People who have a pressure canner frequently want to know if they can take a water bath canning recipe and simply pressure can it instead.There are several different scenarios:
In some cases, food scientists (typically at a university or the USDA's National Center for Home Food Preservation (located at the University of Georgia) have created lab tested directions for both a water bath an d a pressure canner for the same product. Obviously, you should use the one appropriate to the canner you have., But that is rare. They pretty much just use the water bath OR the pressure canner for a given recipe and provide only one set of directions.
In this case, the simple answer is yes, if you follow everything the same, only pressure canning it for the same length of time instead of water bath canning it. Note that I doubt whether all food scientists would agree to this. Their complaint is that it does not produce the same quality (taste, firmness, color, etc.); I have not seen where they had an issue with safety.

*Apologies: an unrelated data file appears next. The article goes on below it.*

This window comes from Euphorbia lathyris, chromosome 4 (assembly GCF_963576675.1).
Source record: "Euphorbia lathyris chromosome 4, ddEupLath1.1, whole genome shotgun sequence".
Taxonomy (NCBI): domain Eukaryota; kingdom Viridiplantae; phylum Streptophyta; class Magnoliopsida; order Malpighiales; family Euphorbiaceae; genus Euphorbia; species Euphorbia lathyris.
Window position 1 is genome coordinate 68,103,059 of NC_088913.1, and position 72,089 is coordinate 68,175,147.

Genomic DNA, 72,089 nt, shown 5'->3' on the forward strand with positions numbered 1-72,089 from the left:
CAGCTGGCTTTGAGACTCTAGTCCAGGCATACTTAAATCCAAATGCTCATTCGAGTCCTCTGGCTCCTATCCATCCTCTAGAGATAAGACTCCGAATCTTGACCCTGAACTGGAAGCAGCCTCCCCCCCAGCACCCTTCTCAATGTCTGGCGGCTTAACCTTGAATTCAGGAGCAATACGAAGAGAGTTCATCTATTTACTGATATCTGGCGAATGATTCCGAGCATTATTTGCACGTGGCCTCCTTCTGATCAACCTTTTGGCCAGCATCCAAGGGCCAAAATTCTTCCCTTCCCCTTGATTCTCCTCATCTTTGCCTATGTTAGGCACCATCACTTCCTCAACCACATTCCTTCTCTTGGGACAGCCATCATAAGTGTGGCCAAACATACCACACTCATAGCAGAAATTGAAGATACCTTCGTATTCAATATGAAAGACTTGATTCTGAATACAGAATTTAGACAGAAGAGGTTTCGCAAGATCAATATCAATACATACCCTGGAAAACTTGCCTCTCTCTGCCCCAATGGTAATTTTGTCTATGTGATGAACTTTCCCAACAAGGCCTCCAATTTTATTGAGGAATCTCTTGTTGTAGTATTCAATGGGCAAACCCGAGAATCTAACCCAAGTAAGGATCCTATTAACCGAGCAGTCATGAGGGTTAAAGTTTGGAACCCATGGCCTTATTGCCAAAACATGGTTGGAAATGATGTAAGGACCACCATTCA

Of course, the additional heat could reduce your contents to mush, but it certainly ought to be safe mush.
OK, this does make no sense. Unless you have access to a food science lab and training in the methodology, you're simply guessing. ANd it could be fatal. Whether you are changing the ingredients (like removing and acidifier like vinegar or lemon juice) or reducing the processing time in the canner... it just makes no sense to assume that bacteria will respond they way you imagine they will in your made-up recipe. Don't do it. Stick to lab-tested recipes...
Of course, you know you can use a pressure canner as a water bathcanner. Just don't seal it airtight: leave the regulator, weight and gasket off. Then you can put the lid on and since it won't pressurize, it works just like a pwater bath canner.
The Presto Pressure
canners are out
of stock, but Tfal's
Above is the
2020 version of
the Ball Blue Book